Report: Black adults least vaccinated among New Yorkers

Despite months of vaccination campaigns to target vulnerable communities, data shows that Black and brown New Yorkers are still not getting vaccinated as much as the rest of the community.
Pop-up vaccination sites have been set up in communities of color throughout the city to get more Black and brown people vaccinated. Still, according to city data, less than 25% of Black New Yorkers in the Bronx and Brooklyn are fully vaccinated.
City data shows that Black and Latino communities have suffered the most from COVID-19.
Some local organizations say it's a barrier to access, which is why local governments and New York Health & Hospitals have targeted efforts toward these groups through campaigns and easily accessible vaccine sites like train stations and Yankee Stadium.
The CDC reported less than a quarter of Black Americans nationwide received their first COVID-19 shot. In the Bronx, 38% of white people and 45% of Asian and Pacific Islander adults received their vaccine.
But Black adults are still the lowest vaccinated racial group in all of New York City, while white adults and Asian adults are showing the highest vaccination rates.
Community groups in the Bronx say the problem is a mistrust of the government that goes far beyond COVID-19.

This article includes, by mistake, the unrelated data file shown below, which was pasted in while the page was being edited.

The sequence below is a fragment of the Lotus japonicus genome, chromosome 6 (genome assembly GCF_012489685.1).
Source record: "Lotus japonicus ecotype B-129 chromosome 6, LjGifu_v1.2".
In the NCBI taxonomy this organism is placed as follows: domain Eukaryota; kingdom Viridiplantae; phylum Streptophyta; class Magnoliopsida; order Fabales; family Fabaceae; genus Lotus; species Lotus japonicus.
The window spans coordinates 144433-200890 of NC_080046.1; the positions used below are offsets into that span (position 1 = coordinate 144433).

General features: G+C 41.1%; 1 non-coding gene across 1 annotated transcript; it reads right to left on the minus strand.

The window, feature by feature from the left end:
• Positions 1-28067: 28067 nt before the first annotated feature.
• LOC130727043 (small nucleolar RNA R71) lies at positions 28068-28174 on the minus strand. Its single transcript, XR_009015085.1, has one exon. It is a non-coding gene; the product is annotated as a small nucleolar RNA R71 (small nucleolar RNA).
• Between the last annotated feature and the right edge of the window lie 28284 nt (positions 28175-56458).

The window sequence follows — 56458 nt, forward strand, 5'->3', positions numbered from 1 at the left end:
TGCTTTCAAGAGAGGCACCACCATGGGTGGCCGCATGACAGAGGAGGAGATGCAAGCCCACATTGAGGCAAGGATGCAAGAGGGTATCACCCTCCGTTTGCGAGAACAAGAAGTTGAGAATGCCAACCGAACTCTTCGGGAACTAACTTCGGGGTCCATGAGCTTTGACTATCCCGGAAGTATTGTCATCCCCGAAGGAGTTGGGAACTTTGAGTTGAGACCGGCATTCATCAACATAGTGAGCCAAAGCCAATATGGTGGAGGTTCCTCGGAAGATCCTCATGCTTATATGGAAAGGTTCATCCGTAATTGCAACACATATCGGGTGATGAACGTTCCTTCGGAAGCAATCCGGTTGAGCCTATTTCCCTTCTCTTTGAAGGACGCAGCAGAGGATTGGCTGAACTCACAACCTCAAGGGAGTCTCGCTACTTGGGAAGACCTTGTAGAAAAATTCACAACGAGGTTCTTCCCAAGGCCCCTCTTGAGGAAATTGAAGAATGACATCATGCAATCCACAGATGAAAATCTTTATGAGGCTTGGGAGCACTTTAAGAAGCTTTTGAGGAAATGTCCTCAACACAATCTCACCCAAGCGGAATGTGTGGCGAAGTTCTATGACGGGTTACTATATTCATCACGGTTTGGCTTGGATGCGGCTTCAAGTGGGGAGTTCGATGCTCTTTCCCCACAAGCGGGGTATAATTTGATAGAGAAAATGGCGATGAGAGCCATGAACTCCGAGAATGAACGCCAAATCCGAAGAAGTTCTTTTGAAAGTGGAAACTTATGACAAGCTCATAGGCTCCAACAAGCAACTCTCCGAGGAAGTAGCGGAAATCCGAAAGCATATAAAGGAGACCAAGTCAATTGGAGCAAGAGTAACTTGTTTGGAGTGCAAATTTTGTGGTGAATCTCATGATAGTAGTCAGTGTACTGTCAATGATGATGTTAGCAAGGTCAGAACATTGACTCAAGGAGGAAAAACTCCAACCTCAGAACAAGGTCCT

"A lot of the times when you go to a hospital in the Black community what tends to happen is the treatment is not the same as in other communities. I think that's where the mistrust also occurs. You hear about things that are happening in poor communities and that's allowed to happen, you don't have trust in government when it comes to minorities," said Julie Spitzer of Bronxworks.
That mistrust has a long history. Spitzer shared with News 12 that when she speaks to members of the Black community who are skeptical of the vaccine, they often bring up the Tuskegee experiment -- a racist study conducted by the CDC in the 1930s that used Black men as test subjects to study syphilis without their consent.
Spitzer says that bettering the relationship between Black and brown communities and the health care system may just take time.